Owner: The Swig Company
Location: San Francisco
The reuse of 633 Folsom, a commercial building in San Francisco, is a story centered on the reduction of embodied and operational carbon and the reanimation of a vital urban corridor. When a very rare full-building vacancy approached, the owner and original developer of the 1967 building turned to the design team for a renovation that would address the demands of a modern workforce and the rapidly evolving neighborhood.
The Swig Company, 633 Folsom’s owner, sought a new design that focused on the well-being of its occupants and access to daylight, critical components of future occupancy. Building performance and aesthetics also needed to support the surrounding neighborhood’s increasingly pedestrian qualities. In the end, the project resonated with the leadership of Asana, a popular work management platform, which leased the entire building for its headquarters.
The black glass that adorned the original building lent it a foreboding feeling along the sidewalk and throughout the interiors. 633 Folsom’s new facade stands in stark opposition, conceived to respond to the built and natural environment with sunshades of varying depths running along it. The shades’ final geometry and orientation, optimized through the team’s rigorous computational modeling, give the building its unique identity and an interior workplace with significantly more daylight. Inside, its occupants can collaborate with the blinds open for additional hours due to the building’s shading capacity.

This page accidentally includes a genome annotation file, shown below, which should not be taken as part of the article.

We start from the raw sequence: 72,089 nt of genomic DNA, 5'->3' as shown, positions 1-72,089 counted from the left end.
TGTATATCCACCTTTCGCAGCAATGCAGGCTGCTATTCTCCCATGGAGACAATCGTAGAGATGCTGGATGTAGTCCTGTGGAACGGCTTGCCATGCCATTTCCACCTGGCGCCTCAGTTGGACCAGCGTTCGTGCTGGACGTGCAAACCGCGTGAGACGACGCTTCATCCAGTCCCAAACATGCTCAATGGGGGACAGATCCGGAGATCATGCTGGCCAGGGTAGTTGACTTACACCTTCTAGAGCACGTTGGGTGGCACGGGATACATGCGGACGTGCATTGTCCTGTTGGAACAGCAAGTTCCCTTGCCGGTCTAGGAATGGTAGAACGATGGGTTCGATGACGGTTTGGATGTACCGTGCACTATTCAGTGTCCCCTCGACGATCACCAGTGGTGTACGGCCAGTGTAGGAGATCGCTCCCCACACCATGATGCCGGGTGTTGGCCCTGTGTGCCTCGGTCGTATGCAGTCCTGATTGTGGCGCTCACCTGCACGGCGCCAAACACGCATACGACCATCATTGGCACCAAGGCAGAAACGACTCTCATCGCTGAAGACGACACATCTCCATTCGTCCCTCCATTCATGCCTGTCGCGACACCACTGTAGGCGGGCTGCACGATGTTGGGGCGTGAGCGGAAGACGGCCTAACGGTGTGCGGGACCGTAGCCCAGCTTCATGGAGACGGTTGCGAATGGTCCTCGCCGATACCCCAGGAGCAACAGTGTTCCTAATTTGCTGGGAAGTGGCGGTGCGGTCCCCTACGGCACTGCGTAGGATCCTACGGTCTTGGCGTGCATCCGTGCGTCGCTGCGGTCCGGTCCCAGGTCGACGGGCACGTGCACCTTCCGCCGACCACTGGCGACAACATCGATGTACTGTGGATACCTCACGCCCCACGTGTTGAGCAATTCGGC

The shades are composed of fiber-reinforced polymer, which offers flexibility in form and low weight. Throughout the day, the shades also catch the shifting value of light, engaging both occupants and passersby. Inside, they go largely unnoticed, while from the outside they create a bold urban expression on an otherwise unremarkable city block.
In multiple meetings during the project’s conceptual development, several community groups offered input on ways the building’s additional floors could preserve light and air for residential buildings to the east. Though the building is privately owned, its publicly occupied landscape helps animate the edge of Folsom Street, where sculptural work by California-based artist Sam Falls is integrated into its terraced forms.
Among San Francisco’s many new glass office buildings, 633 Folsom’s exterior brings new materiality and texture to the street and pedestrian experience. The building’s reinvention also demonstrates how careful architecture can expand an existing structure without diminishing its context and how developers can build sustainability within their social responsibilities.